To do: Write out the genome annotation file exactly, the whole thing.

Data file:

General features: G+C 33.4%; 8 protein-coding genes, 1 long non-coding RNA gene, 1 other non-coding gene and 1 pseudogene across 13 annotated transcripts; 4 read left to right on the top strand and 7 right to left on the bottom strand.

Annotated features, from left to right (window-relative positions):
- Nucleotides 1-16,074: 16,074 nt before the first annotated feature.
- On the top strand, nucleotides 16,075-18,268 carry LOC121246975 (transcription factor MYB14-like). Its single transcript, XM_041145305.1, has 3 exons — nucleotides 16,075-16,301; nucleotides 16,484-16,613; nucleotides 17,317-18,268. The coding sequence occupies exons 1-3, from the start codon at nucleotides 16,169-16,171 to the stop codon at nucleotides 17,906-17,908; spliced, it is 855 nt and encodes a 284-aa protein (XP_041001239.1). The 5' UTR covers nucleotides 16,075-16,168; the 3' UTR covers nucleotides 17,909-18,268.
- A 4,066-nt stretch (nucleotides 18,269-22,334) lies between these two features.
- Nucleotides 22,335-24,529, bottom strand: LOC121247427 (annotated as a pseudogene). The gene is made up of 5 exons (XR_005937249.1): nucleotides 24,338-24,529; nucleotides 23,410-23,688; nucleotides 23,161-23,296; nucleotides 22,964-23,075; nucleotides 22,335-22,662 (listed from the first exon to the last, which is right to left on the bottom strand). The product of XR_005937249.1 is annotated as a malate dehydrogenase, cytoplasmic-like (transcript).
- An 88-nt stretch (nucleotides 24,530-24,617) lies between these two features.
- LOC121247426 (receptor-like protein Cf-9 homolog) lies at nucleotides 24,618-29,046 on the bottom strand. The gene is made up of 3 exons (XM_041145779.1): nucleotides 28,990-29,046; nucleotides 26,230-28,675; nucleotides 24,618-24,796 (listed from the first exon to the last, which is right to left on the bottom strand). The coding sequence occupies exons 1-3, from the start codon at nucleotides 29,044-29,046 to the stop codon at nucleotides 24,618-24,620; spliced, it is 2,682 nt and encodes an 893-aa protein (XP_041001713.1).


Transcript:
General features: G+C 33.4%; 8 protein-coding genes, 1 long non-coding RNA gene, 1 other non-coding gene and 1 pseudogene across 13 annotated transcripts; 4 read left to right on the top strand and 7 right to left on the bottom strand.

Annotated features, from left to right (window-relative positions):
- Nucleotides 1-16,074: 16,074 nt before the first annotated feature.
- On the top strand, nucleotides 16,075-18,268 carry LOC121246975 (transcription factor MYB14-like). Its single transcript, XM_041145305.1, has 3 exons — nucleotides 16,075-16,301; nucleotides 16,484-16,613; nucleotides 17,317-18,268. The coding sequence occupies exons 1-3, from the start codon at nucleotides 16,169-16,171 to the stop codon at nucleotides 17,906-17,908; spliced, it is 855 nt and encodes a 284-aa protein (XP_041001239.1). The 5' UTR covers nucleotides 16,075-16,168; the 3' UTR covers nucleotides 17,909-18,268.
- A 4,066-nt stretch (nucleotides 18,269-22,334) lies between these two features.
- Nucleotides 22,335-24,529, bottom strand: LOC121247427 (annotated as a pseudogene). The gene is made up of 5 exons (XR_005937249.1): nucleotides 24,338-24,529; nucleotides 23,410-23,688; nucleotides 23,161-23,296; nucleotides 22,964-23,075; nucleotides 22,335-22,662 (listed from the first exon to the last, which is right to left on the bottom strand). The product of XR_005937249.1 is annotated as a malate dehydrogenase, cytoplasmic-like (transcript).
- An 88-nt stretch (nucleotides 24,530-24,617) lies between these two features.
- LOC121247426 (receptor-like protein Cf-9 homolog) lies at nucleotides 24,618-29,046 on the bottom strand. The gene is made up of 3 exons (XM_041145779.1): nucleotides 28,990-29,046; nucleotides 26,230-28,675; nucleotides 24,618-24,796 (listed from the first exon to the last, which is right to left on the bottom strand). The coding sequence occupies exons 1-3, from the start codon at nucleotides 29,044-29,046 to the stop codon at nucleotides 24,618-24,620; spliced, it is 2,682 nt and encodes an 893-aa protein (XP_041001713.1).